France’s EU chief Macron is looking on China to mediate within the Ukraine warfare

China’s President Xi Jinping (L) and his French counterpart Emmanuel Macron attend the official welcoming ceremony in Beijing April 6, 2023.

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Two of Europe’s top political heavyweights held talks with China’s President Xi Jinping on Thursday at a time when EU-China relations are at a serious crossroads.

After a grand military ceremony and bilateral and trilateral talks, French President Emmanuel Macron urged Xi to “bring Russia back to sanity.”

He said China could also help bring Moscow, with which Beijing has friendly ties, back to the negotiating table more than a year after the start of the large-scale invasion of the Kremlin in Ukraine.

Xi said all countries should respect their commitments to non-use of nuclear weapons and “refrain from any action that would further worsen the crisis or even cause it to spiral out of control,” according to Reuters.

EU Commission President Ursula von der Leyen, who is also in Beijing for talks with Xi, said at a press conference: “As a member of the UN Security Council, we bear a great responsibility – we expect China to play its role and to achieve a just peace , which respects the sovereign and territorial integrity of Ukraine, one of the cornerstones of the UN Charter.”

She added that the EU relies on China not to provide Russia with military equipment, directly or indirectly, which would “seriously damage our relationship” and constitute a “violation of international law”.

“I encouraged President Xi to approach President Zelenskyy,” von der Leyen said. “Xi reiterated his willingness to speak if the conditions and time are right.”

European Commission President Ursula von der Leyen (C) arrives for a meeting with Chinese President Xi Jinping and French President Emmanuel Macron at the Great Hall of the People in Beijing April 6, 2023.

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Von der Leyen also spoke about the business and trade relations between China and the EU.

She said the EU has concerns about its widening trade deficit with China, enforcement of intellectual property rights and the fact that EU companies are not allowed to operate on a level playing field in the Chinese market.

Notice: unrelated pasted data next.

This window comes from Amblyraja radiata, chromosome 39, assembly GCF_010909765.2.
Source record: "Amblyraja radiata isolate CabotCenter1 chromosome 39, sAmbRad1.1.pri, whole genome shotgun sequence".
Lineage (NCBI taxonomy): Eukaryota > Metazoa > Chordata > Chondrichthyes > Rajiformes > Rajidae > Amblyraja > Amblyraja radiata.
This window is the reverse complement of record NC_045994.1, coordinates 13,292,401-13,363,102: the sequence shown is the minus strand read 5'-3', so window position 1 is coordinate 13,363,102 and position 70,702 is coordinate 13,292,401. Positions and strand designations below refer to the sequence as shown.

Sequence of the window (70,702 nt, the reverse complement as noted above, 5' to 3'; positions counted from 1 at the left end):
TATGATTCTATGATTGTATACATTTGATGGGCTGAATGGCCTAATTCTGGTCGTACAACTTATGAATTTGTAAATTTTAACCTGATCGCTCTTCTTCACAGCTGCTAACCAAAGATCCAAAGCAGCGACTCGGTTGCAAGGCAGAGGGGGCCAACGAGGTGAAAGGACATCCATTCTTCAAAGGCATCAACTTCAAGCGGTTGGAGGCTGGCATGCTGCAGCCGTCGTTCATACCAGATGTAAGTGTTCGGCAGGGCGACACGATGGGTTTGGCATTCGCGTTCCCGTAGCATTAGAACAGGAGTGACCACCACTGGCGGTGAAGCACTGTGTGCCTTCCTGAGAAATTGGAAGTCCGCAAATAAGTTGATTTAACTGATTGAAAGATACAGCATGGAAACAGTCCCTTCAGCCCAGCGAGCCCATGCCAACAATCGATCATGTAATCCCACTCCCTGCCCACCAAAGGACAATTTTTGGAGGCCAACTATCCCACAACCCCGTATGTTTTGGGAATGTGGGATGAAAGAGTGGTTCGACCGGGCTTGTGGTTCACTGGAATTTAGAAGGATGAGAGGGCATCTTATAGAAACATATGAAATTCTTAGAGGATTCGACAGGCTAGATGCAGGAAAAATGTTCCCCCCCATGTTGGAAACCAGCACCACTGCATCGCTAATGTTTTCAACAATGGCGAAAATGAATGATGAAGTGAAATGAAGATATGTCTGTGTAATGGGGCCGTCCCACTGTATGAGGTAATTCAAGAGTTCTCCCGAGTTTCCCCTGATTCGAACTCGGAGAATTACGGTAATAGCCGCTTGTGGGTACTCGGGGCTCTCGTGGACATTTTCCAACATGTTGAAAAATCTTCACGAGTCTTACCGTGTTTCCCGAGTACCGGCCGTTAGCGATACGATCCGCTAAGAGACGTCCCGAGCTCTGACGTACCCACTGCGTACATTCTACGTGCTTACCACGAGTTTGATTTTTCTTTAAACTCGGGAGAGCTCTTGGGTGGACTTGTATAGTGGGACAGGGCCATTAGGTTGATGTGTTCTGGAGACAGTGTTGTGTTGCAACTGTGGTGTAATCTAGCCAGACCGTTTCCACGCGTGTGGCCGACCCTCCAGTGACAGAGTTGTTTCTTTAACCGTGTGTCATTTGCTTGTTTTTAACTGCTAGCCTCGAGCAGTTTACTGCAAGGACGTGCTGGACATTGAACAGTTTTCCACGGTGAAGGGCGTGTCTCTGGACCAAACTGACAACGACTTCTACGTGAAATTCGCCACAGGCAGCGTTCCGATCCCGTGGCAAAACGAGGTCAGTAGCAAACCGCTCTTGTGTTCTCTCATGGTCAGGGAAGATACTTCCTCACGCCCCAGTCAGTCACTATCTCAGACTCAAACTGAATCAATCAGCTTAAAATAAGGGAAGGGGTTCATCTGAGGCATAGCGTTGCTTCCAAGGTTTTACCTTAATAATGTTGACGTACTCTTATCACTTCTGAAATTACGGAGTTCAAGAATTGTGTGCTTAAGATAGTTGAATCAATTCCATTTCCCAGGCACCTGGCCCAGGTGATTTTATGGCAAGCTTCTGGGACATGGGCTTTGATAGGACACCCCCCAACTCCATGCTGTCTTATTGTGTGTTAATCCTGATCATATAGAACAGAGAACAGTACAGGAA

This has led to some being urged to decouple from China. “I Doubt this is a viable or desirable strategy,” she said. “We want to solve the current problems through dialogue…risk reduction through diplomacy.”

China was the largest source of EU imports and the third largest buyer of EU goods in 2022, underscoring Beijing’s economic importance to Europe. This is particularly relevant when the EU’s economic growth is threatened by the ongoing war in Ukraine.

The 27-strong bloc is thus walking a tightrope, trying to forge economic ties with China while also reaffirming a close political and cultural relationship with the United States. That task has become particularly difficult as the US administration ramps up its anti-Beijing rhetoric — even more so in the wake of Russia’s invasion of neighboring Ukraine, which has made Europe even more dependent on the US for energy and security.

“Europe has come quite close to the position of the United States,” Niclas Poitiers, a research associate at Bruegel, told CNBC’s Squawk Box Europe on Monday, adding that Brussels wants to reduce dependence on China. The EU was heavily dependent on Russia for energy supplies and now wants to avoid similar mistakes in other parts of the world.

French President Emmanuel Macron and European Commission President Ursula von der Leyen met Chinese President Xi Jinping.

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“Overall there is a consensus that we need to do something about our over-reliance on China and make sure they don’t blackmail small member states,” Poitiers said.

Spain’s Prime Minister Pedro Sanchez met with China’s President Xi last week. Europe’s top foreign policy diplomat, Josep Borrell, is also traveling to China next week.

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